Boris Johnson resigns as Conservative leader, to stay on until new PM elected

To serve as PM until a successor is elected in autumn

By Prasun Sonwalkar

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British Prime Minister Boris Johnson makes a statement at Downing Street in London, Britain, July 7, 2022. Photo: Reuters
British Prime Minister Boris Johnson makes a statement at Downing Street in London, Britain, July 7, 2022. Photo: Reuters

Published: Thu 7 Jul 2022, 3:37 PM

Last updated: Thu 7 Jul 2022, 4:17 PM

After resisting days of pressure from inside and outside the Conservative party, Prime Minister Boris Johnson on Thursday announced his resignation as party leader, clearing the way for the process to begin the election of a new leader and a new prime minister.

A new row was sparked by his decision to stay on until the new leader is elected, a process that usually takes two or three months but can be quickened. Many of his MPs and former ministers want him to leave Downing Street immediately and install deputy prime minister Dominic Raab as the caretaker prime minister during the election process.

Several individuals are expected to bid to be the next leader and prime minister, including Sajid Javid, Rishi Sunak, Liz Truss, Michael Gove, Tom Tugendhat, Steve Baker and Suella Braverman. The timetable for the election is due to be announced early next week by the 1922 Committee, a Conservative party panel that organises such elections.

Until Wednesday night, Johnson remained defiant to stay in office in the face of a barrage of resignations but agreed to step down on Thursday when more resignations came in, besides public advice to him from the newly appointed chancellor, Nadhim Zahawi, to resign.

The development came at the end of a series of events over the last two years that raised serious questions about his integrity, character and honesty, reflected in rows such as those over parties in Downing Street and making controversial appointments.

Labour Party leader Keir Starmer demanded that Johnson stand down as the prime minister immediately, saying it is not fair on the country for him to stay on as caretaker prime minister: "He needs to go, he can't cling on. His own party has decided it's time - so they can't inflict him on the country for the next few months."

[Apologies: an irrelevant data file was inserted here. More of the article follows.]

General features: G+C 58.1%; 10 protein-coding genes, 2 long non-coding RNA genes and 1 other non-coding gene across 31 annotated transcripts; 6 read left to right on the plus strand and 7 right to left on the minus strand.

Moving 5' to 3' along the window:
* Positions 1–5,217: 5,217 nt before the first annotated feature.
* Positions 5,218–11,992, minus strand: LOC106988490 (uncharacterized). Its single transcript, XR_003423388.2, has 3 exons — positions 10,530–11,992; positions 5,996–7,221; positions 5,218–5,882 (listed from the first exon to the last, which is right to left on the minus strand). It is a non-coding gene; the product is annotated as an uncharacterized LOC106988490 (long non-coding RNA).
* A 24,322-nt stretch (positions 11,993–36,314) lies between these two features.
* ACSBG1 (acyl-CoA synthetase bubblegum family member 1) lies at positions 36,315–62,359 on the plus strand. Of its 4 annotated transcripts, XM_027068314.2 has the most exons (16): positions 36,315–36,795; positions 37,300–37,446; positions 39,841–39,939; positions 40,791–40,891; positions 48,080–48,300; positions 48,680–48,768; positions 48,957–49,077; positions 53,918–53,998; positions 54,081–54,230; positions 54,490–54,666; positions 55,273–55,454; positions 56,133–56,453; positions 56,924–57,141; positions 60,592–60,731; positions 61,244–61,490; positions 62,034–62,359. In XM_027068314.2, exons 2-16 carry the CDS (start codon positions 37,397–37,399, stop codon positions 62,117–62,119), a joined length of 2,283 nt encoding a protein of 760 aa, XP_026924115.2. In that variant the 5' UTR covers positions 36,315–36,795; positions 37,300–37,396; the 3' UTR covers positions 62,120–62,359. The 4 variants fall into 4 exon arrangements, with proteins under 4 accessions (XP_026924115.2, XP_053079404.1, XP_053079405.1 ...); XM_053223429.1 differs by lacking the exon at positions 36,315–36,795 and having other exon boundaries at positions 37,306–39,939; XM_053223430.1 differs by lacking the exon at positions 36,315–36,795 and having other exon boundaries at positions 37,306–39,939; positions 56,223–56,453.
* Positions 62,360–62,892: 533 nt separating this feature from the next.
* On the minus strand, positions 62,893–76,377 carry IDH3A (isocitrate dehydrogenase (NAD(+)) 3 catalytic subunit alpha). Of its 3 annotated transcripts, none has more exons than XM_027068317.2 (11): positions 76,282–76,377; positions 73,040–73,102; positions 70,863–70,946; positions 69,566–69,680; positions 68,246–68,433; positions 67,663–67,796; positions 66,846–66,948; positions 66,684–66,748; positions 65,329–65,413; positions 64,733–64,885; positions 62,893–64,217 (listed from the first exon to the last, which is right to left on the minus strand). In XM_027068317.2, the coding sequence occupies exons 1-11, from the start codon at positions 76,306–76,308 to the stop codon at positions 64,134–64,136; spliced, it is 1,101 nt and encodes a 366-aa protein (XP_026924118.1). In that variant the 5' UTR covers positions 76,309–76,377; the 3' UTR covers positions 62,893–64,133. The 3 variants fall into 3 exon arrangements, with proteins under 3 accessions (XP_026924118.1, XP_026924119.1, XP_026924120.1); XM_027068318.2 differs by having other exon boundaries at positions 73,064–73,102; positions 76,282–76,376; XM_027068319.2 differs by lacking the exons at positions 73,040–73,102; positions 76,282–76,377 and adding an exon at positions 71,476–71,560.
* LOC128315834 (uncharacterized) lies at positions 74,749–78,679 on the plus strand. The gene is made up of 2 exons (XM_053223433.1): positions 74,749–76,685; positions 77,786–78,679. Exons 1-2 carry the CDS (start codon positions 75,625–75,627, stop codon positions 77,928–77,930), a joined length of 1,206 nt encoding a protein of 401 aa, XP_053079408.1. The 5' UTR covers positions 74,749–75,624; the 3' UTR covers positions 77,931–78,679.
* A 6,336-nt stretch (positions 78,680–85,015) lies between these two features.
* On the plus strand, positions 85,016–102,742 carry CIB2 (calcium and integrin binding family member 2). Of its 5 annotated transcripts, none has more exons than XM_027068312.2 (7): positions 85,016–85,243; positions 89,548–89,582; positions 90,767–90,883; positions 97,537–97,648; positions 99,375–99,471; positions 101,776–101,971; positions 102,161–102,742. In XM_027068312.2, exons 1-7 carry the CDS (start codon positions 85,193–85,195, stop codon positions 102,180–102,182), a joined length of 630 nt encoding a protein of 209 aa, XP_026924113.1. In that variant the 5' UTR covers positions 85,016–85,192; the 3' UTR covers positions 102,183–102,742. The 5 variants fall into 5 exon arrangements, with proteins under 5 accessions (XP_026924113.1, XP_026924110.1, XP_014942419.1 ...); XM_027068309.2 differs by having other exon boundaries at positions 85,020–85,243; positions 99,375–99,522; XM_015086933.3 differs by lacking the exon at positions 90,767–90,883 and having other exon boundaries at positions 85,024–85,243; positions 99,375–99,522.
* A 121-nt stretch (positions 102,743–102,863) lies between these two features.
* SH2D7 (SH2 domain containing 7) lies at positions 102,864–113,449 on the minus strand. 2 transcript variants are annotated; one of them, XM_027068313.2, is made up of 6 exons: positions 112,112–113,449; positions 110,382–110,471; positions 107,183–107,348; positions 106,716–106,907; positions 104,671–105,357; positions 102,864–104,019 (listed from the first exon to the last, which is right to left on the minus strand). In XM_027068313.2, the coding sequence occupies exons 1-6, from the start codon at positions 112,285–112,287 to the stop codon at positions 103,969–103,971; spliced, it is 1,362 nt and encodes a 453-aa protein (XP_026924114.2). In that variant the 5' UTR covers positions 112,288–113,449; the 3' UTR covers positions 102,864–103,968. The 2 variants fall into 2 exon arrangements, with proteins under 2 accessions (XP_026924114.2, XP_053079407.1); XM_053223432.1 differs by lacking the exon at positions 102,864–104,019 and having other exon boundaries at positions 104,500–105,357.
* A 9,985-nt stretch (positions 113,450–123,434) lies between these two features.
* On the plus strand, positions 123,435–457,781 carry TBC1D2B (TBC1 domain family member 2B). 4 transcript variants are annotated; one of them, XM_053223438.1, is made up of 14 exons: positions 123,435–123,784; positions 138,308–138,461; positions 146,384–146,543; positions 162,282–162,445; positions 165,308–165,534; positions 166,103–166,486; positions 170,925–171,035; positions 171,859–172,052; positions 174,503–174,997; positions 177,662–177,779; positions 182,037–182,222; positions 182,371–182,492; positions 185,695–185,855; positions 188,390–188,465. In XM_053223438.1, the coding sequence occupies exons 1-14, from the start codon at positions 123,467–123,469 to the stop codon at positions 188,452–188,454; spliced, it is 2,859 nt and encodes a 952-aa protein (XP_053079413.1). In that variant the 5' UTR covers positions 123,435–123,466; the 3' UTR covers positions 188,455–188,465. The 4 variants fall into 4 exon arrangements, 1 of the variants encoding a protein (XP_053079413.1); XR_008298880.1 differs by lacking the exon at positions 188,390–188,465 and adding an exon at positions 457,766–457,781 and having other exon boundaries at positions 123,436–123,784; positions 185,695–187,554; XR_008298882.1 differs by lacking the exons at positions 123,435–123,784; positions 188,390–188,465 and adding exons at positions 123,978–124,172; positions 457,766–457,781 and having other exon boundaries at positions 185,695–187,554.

Insisting that Labour will take matters into its own hands if necessary, Starmer warns the Conservative MPs that if they did not force Johnson to leave immediately, "Labour will, in the national interest, bring a no confidence vote - because this can't go on. The change we need is not just at the top, we need a change of government. We need a Labour government."

Making his statement outside Number 10 in front of a large media contingent, Johnson admitted that “no one is remotely indispensable” in politics, and began by saying that it was now clear that the will of the Conservative parliamentary party was that there should be a new leader of the party and therefore a new prime minister.

Watched by his wife Carrie Johnson and Downing Street staff, Johnson recalled that he was elected with the biggest majority since 1987 in the 2019 election, and noted some of his successes in office, including delivering Brexit and the Covid-vaccination rollout.

He regretted not being able to continue the development and other programmes outlined in the 2019 manifesto, and added that he was sad that he was giving up the “best job in the world”.


Johnson made some appointments to the cabinet before making the statement, so that key offices of the state can continue functioning. They included appointing Indian-origin Shailesh Vara as the Northern Ireland secretary.

According to Johnson, the criticism he faced in recent weeks and months during various controversies amounted to “sledging”, but admitted that “when the herd moves, it moves”. A new leader will emerge from the “brilliant Darwinian system” the party has to choose its leader, he added.

Johnson became prime minister in 2019, taking over from Theresa May with a promise to “get Brexit done”, and won a large majority in the general election in December 2019. He recently hoped he would continue in office until the 2030s.

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